Korn has his confidence back

CLEMSON - Clemson quarterback Willy Korn isn't the kind of guy that makes excuses for himself.

If he throws a pass that bounces off the hands of his receiver and is intercepted, he takes the blame for the interception, not his receiver.

If he fumbles the snap from center, even though he never properly got the ball, he takes the blame, not his center. If he is sacked and fumbles the ball, he takes the blame, not anyone on the offensive line.

When his throwing motion and mechanics where less than desirable in the spring and maybe played a role in why some think Kyle Parker has a slight edge in the battle to be the next Clemson quarterback, Korn did not make any excuses. He simply said he would go back to work and fix any issues that where there.

He went to work all right. Just two weeks removed from the spring game, the 6-foot-2, 220-pound quarterback got in touch with former NFL quarterback and coach Jerry Rhome to not only work on his mechanics, but to also give him any other kind of instruction on how to be the best quarterback he can be.

"He knows everything there is to know about quarterbacks." Korn said. "He is sort of the encyclopedia of coaching quarterbacks."

As a quarterback himself, Rhome broke 18 NCAA records at Tulsa University and was the runner-up for the Heisman Trophy in 1964, when he earned All-American honors and was the winner of the Walter Camp Trophy.

After Tulsa, he played eight years in the NFL before pursuing a career as a coach at the college and NFL level for 28 years. He spent 25 of those years in the NFL and was Doug Williams' quarterback coach when the Washington Redskins won Super Bowl XXII.

Since his retirement, Rhome trains quarterbacks for the NFL Draft, most notably Vince Young and Troy Smith.

"I needed to get my mechanics back to the way it was before I had all of these injuries," said Korn, who had shoulder and collarbone surgery thanks to a vicious hit against Georgia Tech last October. "I spent an entire Saturday with him. I didn't waste a whole lot of time before trying to fix my mechanics after the spring game."

As a matter of fact, Korn was back on the field throwing again three days later and the work he put in before he saw Rhome corrected a lot of the problems he was having in the spring.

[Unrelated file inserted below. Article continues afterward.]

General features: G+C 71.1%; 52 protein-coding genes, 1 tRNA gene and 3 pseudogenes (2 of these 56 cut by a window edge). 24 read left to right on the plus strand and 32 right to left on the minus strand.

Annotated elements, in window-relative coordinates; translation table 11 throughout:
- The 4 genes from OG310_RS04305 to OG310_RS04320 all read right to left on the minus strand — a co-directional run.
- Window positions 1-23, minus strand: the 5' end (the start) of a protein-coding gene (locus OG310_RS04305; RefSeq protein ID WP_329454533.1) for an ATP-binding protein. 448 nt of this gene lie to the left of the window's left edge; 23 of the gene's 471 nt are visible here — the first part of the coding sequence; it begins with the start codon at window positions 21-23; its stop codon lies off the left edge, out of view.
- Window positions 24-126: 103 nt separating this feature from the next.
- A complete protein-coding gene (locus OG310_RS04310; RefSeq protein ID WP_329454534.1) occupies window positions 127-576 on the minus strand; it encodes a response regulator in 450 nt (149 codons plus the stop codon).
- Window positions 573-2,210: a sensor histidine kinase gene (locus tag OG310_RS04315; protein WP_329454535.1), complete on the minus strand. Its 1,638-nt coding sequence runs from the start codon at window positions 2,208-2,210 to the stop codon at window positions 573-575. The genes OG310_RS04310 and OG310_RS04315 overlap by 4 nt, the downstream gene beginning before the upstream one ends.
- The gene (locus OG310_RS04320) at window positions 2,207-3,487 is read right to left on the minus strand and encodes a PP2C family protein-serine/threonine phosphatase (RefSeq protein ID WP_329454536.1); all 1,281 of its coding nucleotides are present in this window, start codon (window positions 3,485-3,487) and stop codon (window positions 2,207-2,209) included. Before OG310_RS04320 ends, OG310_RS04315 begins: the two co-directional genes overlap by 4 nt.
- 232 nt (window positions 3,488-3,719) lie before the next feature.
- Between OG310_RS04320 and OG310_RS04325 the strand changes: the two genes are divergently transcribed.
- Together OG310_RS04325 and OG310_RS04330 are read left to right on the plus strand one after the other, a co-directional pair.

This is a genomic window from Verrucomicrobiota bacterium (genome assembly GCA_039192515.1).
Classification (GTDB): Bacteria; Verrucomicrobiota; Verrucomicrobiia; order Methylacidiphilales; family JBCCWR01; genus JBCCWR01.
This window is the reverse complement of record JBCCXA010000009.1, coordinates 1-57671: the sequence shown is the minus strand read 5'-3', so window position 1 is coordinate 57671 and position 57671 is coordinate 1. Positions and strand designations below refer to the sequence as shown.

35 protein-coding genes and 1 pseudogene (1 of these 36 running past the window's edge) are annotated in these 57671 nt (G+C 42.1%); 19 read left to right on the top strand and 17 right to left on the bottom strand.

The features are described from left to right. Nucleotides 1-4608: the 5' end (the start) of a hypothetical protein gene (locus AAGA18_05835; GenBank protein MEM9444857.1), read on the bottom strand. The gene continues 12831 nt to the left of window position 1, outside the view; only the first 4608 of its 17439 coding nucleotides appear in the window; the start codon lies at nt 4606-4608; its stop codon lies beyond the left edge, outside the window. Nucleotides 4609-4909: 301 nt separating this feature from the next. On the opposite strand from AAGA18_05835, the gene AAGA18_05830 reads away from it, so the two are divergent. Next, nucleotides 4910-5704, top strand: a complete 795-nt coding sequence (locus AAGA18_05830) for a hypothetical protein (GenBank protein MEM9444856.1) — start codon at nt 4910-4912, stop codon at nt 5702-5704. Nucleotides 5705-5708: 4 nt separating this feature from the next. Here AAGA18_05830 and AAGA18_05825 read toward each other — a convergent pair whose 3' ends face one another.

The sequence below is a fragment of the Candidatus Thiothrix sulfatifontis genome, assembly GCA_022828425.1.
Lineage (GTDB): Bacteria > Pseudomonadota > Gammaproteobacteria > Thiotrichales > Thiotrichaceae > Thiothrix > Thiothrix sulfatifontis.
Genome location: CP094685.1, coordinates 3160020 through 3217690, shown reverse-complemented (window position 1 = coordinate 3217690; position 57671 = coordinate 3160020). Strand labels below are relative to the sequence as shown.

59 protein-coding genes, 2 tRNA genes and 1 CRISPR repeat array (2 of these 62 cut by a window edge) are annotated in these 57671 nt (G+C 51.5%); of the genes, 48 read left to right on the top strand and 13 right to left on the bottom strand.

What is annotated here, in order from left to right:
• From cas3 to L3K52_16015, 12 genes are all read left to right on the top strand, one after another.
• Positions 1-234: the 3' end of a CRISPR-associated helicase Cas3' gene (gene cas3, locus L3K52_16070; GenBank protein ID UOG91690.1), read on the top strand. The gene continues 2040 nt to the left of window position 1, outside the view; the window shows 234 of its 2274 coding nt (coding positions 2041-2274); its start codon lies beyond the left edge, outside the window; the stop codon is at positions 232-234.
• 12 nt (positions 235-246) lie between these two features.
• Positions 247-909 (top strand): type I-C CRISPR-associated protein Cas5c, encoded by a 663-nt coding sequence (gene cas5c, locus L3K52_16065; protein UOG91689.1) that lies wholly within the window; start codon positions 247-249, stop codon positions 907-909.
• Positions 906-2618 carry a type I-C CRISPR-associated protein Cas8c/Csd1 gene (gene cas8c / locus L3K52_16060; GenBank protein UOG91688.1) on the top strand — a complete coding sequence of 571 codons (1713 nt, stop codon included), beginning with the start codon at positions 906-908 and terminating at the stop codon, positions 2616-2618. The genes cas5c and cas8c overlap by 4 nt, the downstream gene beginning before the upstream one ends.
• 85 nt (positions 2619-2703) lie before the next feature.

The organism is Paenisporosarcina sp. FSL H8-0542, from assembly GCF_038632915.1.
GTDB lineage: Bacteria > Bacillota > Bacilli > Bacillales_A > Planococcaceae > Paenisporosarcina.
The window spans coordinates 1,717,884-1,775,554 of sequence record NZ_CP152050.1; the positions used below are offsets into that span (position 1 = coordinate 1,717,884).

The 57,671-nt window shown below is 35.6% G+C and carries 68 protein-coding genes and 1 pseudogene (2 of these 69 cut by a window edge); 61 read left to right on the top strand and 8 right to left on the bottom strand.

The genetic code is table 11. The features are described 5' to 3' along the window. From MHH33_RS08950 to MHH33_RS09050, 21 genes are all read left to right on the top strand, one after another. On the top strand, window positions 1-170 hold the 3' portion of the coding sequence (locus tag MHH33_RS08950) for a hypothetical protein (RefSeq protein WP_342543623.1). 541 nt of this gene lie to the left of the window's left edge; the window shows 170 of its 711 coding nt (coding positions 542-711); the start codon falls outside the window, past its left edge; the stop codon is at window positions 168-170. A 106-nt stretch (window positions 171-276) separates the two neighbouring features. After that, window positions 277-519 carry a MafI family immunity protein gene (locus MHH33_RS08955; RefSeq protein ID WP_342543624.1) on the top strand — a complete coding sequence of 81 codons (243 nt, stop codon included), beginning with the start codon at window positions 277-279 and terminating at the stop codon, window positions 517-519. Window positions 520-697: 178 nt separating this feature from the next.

"I had fixed it so much on my own; he did not have to waste too much time with it," Korn said. "He was really impressed with how I cleaned it up already."

Korn sent Rhome a tape of his throwing motion from the spring so Rhome could analyze and see what was happening.

"I needed to speed everything up and shorten everything up," Korn said. "My release was slow because it was so long. I dropped the ball and then it would come from (behind the shoulder), instead of just throwing it straight from the ear.

"The main thing (Rhome) told me was just to make sure you keep the ball close to the ear and don't bring it back so much and keep your throwing circle really small and compact. He gave me a lot of confidence.

"To go and work with a guy with that kind of experience and that kind of knowledge of the game and to tell me that it looks really good, that gave me confidence."

Since then Korn has worked with his Dad and former high school coach Bobby Bentley, who was amazed by Korn's progress since the spring game.

"Every weekend I will go out with my Dad or I will go out with my roommates and throw," Korn said. "I will get my Dad to tape it so we can take it back to the house and watch it and see what I need to improve on. I have been working on it pretty much non-stop since the spring game so now I don't have to really think about my mechanics anymore.

"The way I'm throwing the football now, it looks 10 times quicker. It looks the way it did my freshman year or before I got here."

And that will allow Korn to go into camp focused on one goal, being Clemson's starting quarterback.

"I can just focus on the things that I need to focus on now so when I come into camp, I really will be my old self," he said. "I'm not going to make excuses for what I did in the spring. I was 100 percent healthy, but my mechanics were not at their best, but they will be at camp.

"You will see me at my best, you will see Kyle at his best and you will see who the better guy is."


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